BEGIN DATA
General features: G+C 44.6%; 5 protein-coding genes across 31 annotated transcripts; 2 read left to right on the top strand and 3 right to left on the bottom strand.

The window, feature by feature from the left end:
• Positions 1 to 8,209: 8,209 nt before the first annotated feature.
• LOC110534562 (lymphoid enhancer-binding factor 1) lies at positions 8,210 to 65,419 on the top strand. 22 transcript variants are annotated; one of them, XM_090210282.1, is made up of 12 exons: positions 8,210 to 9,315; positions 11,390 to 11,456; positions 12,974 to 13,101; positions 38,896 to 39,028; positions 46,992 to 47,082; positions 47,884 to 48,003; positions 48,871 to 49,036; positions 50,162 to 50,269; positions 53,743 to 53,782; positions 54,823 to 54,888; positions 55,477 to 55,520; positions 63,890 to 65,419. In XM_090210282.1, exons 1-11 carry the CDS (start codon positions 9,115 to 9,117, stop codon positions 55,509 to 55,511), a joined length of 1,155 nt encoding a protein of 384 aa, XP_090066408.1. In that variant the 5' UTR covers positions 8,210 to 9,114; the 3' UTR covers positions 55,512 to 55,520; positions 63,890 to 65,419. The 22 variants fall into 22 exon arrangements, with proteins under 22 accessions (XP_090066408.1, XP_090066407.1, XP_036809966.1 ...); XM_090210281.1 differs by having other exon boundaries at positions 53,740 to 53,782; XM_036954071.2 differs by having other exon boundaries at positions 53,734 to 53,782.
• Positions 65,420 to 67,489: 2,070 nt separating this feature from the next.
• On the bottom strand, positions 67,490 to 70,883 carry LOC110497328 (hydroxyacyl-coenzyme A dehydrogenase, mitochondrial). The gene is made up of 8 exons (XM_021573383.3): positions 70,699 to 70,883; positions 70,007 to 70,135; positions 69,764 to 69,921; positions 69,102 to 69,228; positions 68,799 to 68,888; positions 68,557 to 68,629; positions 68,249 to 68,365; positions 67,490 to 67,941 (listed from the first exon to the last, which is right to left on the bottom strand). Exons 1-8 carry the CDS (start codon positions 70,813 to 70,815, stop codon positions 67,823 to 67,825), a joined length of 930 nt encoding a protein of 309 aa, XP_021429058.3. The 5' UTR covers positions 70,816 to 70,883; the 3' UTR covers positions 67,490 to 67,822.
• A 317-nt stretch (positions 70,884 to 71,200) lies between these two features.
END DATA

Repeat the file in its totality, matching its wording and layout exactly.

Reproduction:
General features: G+C 44.6%; 5 protein-coding genes across 31 annotated transcripts; 2 read left to right on the top strand and 3 right to left on the bottom strand.

The window, feature by feature from the left end:
• Positions 1 to 8,209: 8,209 nt before the first annotated feature.
• LOC110534562 (lymphoid enhancer-binding factor 1) lies at positions 8,210 to 65,419 on the top strand. 22 transcript variants are annotated; one of them, XM_090210282.1, is made up of 12 exons: positions 8,210 to 9,315; positions 11,390 to 11,456; positions 12,974 to 13,101; positions 38,896 to 39,028; positions 46,992 to 47,082; positions 47,884 to 48,003; positions 48,871 to 49,036; positions 50,162 to 50,269; positions 53,743 to 53,782; positions 54,823 to 54,888; positions 55,477 to 55,520; positions 63,890 to 65,419. In XM_090210282.1, exons 1-11 carry the CDS (start codon positions 9,115 to 9,117, stop codon positions 55,509 to 55,511), a joined length of 1,155 nt encoding a protein of 384 aa, XP_090066408.1. In that variant the 5' UTR covers positions 8,210 to 9,114; the 3' UTR covers positions 55,512 to 55,520; positions 63,890 to 65,419. The 22 variants fall into 22 exon arrangements, with proteins under 22 accessions (XP_090066408.1, XP_090066407.1, XP_036809966.1 ...); XM_090210281.1 differs by having other exon boundaries at positions 53,740 to 53,782; XM_036954071.2 differs by having other exon boundaries at positions 53,734 to 53,782.
• Positions 65,420 to 67,489: 2,070 nt separating this feature from the next.
• On the bottom strand, positions 67,490 to 70,883 carry LOC110497328 (hydroxyacyl-coenzyme A dehydrogenase, mitochondrial). The gene is made up of 8 exons (XM_021573383.3): positions 70,699 to 70,883; positions 70,007 to 70,135; positions 69,764 to 69,921; positions 69,102 to 69,228; positions 68,799 to 68,888; positions 68,557 to 68,629; positions 68,249 to 68,365; positions 67,490 to 67,941 (listed from the first exon to the last, which is right to left on the bottom strand). Exons 1-8 carry the CDS (start codon positions 70,813 to 70,815, stop codon positions 67,823 to 67,825), a joined length of 930 nt encoding a protein of 309 aa, XP_021429058.3. The 5' UTR covers positions 70,816 to 70,883; the 3' UTR covers positions 67,490 to 67,822.
• A 317-nt stretch (positions 70,884 to 71,200) lies between these two features.